•  In Times of Globalization and Human Rights: Does Humiliation Become the Most Disruptive Force? by Evelin Lindner

 



Call for Papers

The Journal of Human Dignity and Humiliation Studies (JHDHS) is an online, peer-reviewed scholarly publication of the Human Dignity and Humiliation Studies network, a global network of academicians and practitioners who wish to promote a world of more dignity and less humiliation. HumanDHS network members study the dynamics of humiliation, the antecedents and consequences of humiliating behaviors, and interventions to break cycles of humiliation and restore human dignity, believing that this can lead to a resolution of previously intractable conflicts. JHDHS has its electronic base at the University for Peace, Costa Rica , and provides a venue for sharing this research and a forum to define the developing field of humiliation studies, theoretically and in practice. The journal supports a variety of integrative methodologies, including but not exclusive to scientific quantitative and qualitative analysis, photography, poetry, etc.

The Journal of Human Dignity and Humiliation Studies maintains a rolling deadline and seeks submissions on topics such as:
Quantitative and qualitative research on the phenomenon of humiliation in its embeddedness into other notions, such as, for example, honor and dignity, and into historic transformations and socio-political structures
Theory-building with respect to humiliation and its differentiation from related concepts such as shame or humility
Case examples of "promising practices" illustrating effective efforts to promote human dignity and transform humiliation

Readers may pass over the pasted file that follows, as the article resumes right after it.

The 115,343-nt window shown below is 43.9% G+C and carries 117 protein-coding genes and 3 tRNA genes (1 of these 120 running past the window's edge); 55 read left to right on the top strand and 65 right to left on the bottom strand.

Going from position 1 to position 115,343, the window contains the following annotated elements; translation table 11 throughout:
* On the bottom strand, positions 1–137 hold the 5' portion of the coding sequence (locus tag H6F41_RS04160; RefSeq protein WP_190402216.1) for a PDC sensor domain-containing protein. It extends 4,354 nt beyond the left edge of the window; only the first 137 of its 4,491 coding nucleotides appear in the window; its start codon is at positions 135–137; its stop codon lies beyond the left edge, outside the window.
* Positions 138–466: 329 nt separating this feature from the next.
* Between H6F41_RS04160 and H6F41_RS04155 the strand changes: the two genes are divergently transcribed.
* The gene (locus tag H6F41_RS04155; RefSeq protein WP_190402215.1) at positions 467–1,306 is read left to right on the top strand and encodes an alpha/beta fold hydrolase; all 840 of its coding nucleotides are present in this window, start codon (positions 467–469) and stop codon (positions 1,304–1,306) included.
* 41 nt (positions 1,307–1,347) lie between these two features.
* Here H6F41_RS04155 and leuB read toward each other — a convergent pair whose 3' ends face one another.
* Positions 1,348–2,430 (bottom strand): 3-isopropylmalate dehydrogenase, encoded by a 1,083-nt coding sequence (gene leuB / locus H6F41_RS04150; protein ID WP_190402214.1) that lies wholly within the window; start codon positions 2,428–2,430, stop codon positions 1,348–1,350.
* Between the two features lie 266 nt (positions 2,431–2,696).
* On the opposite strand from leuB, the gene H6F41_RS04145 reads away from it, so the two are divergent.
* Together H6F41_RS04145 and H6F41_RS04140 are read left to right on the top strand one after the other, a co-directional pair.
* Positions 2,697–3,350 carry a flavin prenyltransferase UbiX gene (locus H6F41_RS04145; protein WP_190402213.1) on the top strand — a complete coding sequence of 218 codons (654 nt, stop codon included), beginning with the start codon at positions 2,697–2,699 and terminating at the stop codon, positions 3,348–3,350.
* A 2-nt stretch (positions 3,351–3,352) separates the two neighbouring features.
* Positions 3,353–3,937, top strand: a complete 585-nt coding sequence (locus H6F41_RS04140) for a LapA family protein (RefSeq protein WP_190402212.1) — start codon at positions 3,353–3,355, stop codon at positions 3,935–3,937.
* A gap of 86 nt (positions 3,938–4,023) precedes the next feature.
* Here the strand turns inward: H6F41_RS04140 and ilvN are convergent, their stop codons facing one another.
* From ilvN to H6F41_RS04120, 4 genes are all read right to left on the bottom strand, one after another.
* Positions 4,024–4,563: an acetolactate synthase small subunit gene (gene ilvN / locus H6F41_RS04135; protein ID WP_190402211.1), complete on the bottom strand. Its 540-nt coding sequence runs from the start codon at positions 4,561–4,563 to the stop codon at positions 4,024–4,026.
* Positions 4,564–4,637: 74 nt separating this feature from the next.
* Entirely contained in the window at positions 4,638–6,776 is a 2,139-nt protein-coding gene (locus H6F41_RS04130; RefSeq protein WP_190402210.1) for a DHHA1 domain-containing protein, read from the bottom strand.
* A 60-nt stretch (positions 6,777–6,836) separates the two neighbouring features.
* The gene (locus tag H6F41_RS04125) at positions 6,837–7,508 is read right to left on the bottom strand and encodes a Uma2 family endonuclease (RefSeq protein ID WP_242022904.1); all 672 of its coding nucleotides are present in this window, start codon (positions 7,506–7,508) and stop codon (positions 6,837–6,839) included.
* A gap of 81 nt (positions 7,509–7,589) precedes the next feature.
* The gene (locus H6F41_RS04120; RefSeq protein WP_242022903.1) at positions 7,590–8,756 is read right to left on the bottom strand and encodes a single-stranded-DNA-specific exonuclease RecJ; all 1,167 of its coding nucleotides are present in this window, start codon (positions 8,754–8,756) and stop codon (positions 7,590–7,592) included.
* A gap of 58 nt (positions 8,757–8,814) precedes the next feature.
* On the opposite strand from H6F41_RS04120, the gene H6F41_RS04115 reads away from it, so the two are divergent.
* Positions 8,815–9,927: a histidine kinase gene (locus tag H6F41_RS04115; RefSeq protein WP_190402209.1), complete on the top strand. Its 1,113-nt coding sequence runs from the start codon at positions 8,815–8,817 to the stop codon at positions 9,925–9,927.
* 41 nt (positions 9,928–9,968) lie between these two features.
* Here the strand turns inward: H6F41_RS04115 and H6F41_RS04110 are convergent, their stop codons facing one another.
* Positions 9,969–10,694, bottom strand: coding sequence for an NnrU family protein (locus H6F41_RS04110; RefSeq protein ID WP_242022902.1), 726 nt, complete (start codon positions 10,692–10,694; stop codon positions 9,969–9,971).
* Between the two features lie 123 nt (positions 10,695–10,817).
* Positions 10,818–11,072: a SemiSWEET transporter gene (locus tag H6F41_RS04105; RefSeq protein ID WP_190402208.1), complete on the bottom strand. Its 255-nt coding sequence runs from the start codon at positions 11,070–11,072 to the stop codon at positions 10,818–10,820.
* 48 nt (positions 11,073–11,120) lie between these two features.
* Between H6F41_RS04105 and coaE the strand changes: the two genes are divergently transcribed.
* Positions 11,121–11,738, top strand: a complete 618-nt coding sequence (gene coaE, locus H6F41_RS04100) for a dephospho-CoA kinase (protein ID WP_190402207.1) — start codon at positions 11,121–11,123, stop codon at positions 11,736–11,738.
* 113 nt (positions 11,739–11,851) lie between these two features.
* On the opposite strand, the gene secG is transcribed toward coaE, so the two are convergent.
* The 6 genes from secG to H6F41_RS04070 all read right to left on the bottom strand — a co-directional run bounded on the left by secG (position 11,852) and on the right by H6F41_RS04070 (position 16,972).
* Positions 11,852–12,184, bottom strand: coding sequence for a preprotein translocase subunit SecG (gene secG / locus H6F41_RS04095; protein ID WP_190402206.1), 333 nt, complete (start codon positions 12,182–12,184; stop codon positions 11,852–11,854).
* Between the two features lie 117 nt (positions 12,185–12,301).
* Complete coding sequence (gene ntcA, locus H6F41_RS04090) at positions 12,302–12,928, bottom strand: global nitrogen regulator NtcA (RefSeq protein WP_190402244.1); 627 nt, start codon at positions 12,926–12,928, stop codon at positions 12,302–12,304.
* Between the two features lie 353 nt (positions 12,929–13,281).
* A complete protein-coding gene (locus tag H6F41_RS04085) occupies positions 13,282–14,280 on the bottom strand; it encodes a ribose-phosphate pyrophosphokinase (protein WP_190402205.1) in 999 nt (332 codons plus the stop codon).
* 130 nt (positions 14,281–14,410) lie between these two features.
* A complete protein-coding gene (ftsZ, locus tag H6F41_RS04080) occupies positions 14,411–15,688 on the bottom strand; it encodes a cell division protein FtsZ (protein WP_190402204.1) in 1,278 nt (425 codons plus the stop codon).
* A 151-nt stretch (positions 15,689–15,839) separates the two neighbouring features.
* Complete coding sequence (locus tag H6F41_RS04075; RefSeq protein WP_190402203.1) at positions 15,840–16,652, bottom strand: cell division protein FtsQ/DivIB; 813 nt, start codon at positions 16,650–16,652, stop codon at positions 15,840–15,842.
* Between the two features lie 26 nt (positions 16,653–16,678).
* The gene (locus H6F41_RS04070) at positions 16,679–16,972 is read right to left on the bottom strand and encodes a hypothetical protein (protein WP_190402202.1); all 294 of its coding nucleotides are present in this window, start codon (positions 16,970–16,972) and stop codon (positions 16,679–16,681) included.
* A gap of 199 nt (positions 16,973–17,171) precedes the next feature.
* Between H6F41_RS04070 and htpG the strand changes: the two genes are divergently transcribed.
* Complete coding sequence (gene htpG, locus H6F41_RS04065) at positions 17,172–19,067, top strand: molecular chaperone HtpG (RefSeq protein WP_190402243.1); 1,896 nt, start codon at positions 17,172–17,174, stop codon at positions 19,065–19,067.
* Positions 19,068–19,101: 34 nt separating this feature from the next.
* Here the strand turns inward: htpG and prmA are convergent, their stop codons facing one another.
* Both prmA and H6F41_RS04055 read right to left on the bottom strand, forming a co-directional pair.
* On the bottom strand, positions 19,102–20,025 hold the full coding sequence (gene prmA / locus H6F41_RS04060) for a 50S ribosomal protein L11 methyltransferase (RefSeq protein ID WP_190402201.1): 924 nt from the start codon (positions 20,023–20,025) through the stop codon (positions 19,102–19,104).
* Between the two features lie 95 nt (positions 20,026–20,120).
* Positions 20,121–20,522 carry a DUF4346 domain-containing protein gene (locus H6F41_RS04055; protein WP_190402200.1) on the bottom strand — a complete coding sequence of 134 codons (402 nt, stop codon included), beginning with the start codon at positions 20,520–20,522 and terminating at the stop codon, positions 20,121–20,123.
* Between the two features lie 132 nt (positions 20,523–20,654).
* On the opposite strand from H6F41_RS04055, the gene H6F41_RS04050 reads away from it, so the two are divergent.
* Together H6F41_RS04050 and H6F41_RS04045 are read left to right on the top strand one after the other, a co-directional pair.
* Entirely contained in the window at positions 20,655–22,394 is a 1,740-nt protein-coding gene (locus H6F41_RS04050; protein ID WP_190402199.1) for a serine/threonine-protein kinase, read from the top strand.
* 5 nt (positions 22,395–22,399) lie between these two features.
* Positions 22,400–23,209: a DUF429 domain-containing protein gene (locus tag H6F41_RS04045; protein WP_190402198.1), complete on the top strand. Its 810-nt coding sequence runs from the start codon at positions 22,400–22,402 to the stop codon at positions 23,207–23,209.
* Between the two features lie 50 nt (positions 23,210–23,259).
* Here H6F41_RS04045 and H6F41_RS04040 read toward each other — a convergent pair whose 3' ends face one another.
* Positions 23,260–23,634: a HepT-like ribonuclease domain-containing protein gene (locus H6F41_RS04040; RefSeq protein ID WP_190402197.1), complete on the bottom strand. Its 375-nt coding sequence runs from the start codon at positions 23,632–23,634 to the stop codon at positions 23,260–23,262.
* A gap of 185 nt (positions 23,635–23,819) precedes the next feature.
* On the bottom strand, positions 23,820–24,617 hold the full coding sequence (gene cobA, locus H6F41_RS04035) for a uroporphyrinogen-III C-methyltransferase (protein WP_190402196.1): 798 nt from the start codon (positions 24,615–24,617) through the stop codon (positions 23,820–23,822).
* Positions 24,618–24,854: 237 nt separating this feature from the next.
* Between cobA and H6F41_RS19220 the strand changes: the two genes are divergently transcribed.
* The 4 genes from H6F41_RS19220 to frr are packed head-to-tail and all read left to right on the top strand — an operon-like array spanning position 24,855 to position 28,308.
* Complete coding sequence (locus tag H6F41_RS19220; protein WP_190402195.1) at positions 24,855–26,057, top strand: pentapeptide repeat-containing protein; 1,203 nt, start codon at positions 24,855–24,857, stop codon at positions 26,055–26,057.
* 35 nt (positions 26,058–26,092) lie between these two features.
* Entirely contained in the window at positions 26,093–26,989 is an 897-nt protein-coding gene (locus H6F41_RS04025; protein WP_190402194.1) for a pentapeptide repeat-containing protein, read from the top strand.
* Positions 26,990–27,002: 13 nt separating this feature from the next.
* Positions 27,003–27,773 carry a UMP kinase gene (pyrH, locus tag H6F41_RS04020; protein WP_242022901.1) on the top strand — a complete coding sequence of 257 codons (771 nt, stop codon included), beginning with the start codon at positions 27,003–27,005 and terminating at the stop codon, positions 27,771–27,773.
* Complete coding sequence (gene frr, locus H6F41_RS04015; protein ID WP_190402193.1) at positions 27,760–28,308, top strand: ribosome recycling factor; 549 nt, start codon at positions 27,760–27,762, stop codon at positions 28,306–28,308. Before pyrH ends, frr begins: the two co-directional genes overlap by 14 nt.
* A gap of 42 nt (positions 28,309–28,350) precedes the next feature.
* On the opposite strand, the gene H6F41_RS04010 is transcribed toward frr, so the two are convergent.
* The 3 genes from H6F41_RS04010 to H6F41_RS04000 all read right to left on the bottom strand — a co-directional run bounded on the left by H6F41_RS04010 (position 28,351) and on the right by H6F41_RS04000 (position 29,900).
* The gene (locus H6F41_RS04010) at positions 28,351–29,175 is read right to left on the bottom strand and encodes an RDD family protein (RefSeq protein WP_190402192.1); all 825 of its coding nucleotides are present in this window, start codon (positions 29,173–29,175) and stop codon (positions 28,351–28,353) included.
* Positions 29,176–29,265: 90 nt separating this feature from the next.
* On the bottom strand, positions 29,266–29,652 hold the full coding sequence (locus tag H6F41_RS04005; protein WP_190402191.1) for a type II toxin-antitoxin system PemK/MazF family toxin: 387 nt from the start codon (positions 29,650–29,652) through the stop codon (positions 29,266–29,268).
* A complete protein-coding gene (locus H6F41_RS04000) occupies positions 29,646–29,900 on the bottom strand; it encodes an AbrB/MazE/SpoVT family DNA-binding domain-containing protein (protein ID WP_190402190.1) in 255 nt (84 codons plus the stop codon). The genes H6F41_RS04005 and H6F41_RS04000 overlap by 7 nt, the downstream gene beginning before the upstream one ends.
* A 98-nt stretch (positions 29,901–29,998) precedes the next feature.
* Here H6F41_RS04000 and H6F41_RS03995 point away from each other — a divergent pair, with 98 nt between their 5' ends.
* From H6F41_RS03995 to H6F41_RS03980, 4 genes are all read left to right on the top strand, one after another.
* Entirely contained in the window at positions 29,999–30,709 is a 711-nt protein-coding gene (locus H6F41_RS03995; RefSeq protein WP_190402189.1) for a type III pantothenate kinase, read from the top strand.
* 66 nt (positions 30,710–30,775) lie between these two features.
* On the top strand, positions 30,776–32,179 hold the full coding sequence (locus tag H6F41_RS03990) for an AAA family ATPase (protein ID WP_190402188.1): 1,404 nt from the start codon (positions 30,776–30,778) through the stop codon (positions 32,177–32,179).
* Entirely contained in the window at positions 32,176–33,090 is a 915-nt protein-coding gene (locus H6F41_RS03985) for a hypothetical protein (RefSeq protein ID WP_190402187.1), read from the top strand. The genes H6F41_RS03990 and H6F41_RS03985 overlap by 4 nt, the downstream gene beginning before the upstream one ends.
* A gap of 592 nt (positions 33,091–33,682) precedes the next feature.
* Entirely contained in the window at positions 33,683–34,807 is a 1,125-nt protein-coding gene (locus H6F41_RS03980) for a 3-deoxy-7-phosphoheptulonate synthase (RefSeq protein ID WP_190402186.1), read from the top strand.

The following areas of research touch upon humiliation. The topics below are listed as possible suggestions and should not be considered inclusive.
Migration
Globalization
Peace and Conflict
Human Rights
History and Conflict
Cycles of Violence
Gender Issues
Public Policy Planning

We invite submissions of articles in all areas related to Human Dignity and Humiliation. Articles from all disciplines are welcome; please keep in mind that our readers our multi-disciplinary, practitioners and researchers and aim your language to this audience. We are also very interested in reports of ongoing projects that promote human dignity, pieces of international interest, personal scholarship, and perspectives that represent new and novel ways to foster human dignity.

Send two copies of the article via email as an attachment. One copy should have full identifying markers, the second copy should be set up for blind review-no author's name, work location, etc.
Article should be approximately 20-30 pages, doubled spaced